Great post, hope your ms finds a lovely home.

Melissa said...

Very good post. You're right. Writers need to be choosey. :)

Dianne K. Salerni said...

Well stated, and if this was in private, I'd tell you about a specific example I can think of regarding "making a big deal" prematurely. But it's not, so I won't. Let's just say: I AGREE!

And thanks for the shout out! You're getting a good response to your first page, I'm happy to say!

Kelley Lynn said...

This is a great post Mark. I think its important to celebrate every step on this journey. Typing the end on your first novel. Finally getting through your first edits. Getting your first partial request. Your first full. An agent. A publisher (small/large). First sale. First Review.

So while getting the agent isn't a sure sign of 'success', it is something to be celebrated. But then understand that it is on to the step.

Lara Schiffbauer said...

I am so curious now. I want to know who the agent was. :)

For the longest time I didn't want to do the agent search. Then I decided I wanted to be traditionally published, and so began the query letter/agent search. I am so hating querying that I'm seriously contemplating self-publishing, and moving on to the next story. I don't know what to do...

mshatch said...

thank you so much for mentioning first impressions! It's something I really enjoy doing and I truly believe that the more I critique other people's work, the better my own work becomes.

and I love this post - totally agree. I desperately want an agent but I also know that having one does not automatically guarantee me a book deal and the ability to quit my day job - much as I wish it were so!

Michael Di Gesu said...

Thanks for the info. After my post on rejection, this does put things into perspective. We all think it would be awesome to have an agent and think, "I've made the big leagues now!"

I guess it's not so true after all. Man how this industry twists and turns one's emotions. Why do we even bother? At times like these self publishing certainly seems the way to go.

Suzi said...

Darn Blogger. I just lost my comment. So again...

Now you've made me curious too about who your former agent was.

I will be excited when I land an agent. -Notice I said when and not IF :) - But I understand it doesn't mean getting published. It's still a long road. But it's one step closer, so I will do a happy dance when that time comes.

Nancy Thompson said...

Exactly why I circumvented the agent thing. But I must admit, landing an agent would no doubt give me a feeling of validation. But ultimately, it's about publication.

Samantha May said...

I've never been on a segway. I've always wanted to...

This post really put things into perspective for me. I think what happens a lot is that the writer will forget that landing an agent is just one part of the whole process, and not the end of the process.

M Pax said...

Most writers I know these days don't have agents. Those I know have them, most don't have publishing contracts.

cleemckenzie said...

I feel a little sad when I see those posts, Mark. The author really has such high hopes based on getting that agent, and I hate to be the balloon buster with the news that they are still a ways from being published--if ever. Then there's the well-published and the so-so-published difference. Not something most people talk about, but it's there.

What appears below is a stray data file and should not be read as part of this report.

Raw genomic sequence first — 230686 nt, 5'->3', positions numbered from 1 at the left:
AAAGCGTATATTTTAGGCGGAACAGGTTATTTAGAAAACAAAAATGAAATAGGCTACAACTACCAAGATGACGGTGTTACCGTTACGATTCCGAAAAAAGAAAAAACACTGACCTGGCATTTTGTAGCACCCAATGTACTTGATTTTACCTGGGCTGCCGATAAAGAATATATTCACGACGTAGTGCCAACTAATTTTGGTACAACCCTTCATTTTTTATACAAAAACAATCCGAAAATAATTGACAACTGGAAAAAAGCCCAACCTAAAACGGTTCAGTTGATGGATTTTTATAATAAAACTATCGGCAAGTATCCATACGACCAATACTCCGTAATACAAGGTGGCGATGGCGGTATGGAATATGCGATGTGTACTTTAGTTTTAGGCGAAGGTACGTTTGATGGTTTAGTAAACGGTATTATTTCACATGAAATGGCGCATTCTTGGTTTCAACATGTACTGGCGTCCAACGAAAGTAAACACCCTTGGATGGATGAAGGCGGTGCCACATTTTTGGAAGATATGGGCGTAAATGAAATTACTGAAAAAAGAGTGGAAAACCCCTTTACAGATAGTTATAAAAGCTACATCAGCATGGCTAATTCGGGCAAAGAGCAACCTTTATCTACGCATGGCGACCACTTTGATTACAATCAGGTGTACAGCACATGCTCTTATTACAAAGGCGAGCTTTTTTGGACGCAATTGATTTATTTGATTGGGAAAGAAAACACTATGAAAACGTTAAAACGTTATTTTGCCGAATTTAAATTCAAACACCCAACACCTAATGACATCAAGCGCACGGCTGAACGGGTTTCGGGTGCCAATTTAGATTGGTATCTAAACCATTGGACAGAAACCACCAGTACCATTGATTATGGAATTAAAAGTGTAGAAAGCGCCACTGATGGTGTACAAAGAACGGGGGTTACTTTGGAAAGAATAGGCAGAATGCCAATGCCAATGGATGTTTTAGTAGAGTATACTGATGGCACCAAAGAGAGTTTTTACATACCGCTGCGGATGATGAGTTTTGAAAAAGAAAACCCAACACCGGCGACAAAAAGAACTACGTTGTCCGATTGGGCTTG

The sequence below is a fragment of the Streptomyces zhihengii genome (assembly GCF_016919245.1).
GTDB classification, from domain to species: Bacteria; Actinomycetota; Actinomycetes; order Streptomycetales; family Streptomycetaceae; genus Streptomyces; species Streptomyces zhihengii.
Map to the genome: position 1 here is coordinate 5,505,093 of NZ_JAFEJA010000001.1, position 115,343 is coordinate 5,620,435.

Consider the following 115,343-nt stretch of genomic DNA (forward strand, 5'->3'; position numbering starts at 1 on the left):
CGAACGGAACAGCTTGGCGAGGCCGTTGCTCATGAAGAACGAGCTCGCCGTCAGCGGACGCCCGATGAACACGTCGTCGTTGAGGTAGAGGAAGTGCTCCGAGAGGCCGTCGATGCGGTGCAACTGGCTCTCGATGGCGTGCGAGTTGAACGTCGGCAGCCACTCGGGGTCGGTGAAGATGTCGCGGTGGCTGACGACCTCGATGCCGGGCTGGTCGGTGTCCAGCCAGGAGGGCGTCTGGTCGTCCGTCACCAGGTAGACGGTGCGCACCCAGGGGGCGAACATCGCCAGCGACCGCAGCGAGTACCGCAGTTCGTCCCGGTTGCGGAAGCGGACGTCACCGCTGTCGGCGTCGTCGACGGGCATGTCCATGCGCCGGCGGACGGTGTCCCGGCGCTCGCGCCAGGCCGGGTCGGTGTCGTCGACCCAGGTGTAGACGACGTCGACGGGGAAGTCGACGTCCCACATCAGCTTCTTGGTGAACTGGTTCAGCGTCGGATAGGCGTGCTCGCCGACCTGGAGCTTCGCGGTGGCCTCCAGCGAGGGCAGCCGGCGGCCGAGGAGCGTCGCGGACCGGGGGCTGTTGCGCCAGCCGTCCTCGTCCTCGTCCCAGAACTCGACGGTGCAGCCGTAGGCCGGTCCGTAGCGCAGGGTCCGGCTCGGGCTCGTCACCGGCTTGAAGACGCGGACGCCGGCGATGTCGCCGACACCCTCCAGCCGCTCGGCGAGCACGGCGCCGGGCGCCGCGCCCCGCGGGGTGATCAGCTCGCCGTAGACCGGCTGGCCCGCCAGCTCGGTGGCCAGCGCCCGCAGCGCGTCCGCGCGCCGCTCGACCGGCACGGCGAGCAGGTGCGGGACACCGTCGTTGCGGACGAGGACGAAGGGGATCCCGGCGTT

Great post and I mean it!

Kirsten said...

Now that was a smooth segway ...

I appreciate your honesty about this. I suspected that having an agent represent my work was only one step of a long, and often fruitless, process. I also feared that writers seeking validation are a target for unscrupulous agents.
Strangely, straight talk from someone like you who's been through some agents makes me feel more secure rather than less so. I can see that having 'an' agent is not as important as finding the 'right' agent.

Of course, first I have to finish revising my book!

Kirsten said...
This comment has been removed by the author.
Nicole said...

Wise words, my friend.

Nicole said...

Also added some comments to your opening page post - so cool to see a glimpse of your story!

Mary Aalgaard said...

So true that having an agent does NOT guarantee a book sale or success. Still, it is a feather in the cap and gives a writer a little more hope. So, I've heard. I'm going to take a look at your memoir. I'm thinking of starting one soon.

Also, loved your Dad blog on the disappearing child. They find the darndest places to hang out! (I have four boys.)

Tammy Theriault said...

good information, thanks!

Peggy Eddleman said...

Such a good point! It's exciting, nonetheless, but it is so important to be prepared for your ms not finding a home. It happens so often!

Donna Hole said...

I want an agent because its the only way to get a movie deal!

I am submitting to small publishers though; I got discouraged after only about 15 rejections.

.......dhole

Hilary Melton-Butcher said...

Hi Mark .. it's good to have others' lessons learned out there .. and good to be wary ...

Cheers Hilary

Joylene Nowell Butler said...

Oh boy did you hit the nail on its head, or is it the head of the nail? Whatever, you're so right. I've had 3 agents, one was a big NYC icon, and what happened.... nuttin' honey.

Ended up someone knew someone who knew someone, and I'm now published with #3 coming out before my one year old grandson starts college, I hope.

Thanks for visiting my blog, Mark, and leaving such a kind response. Happy Wednesday!

I"m #192 on Alex's IWSG list. Sorry it took so long for me to drop in.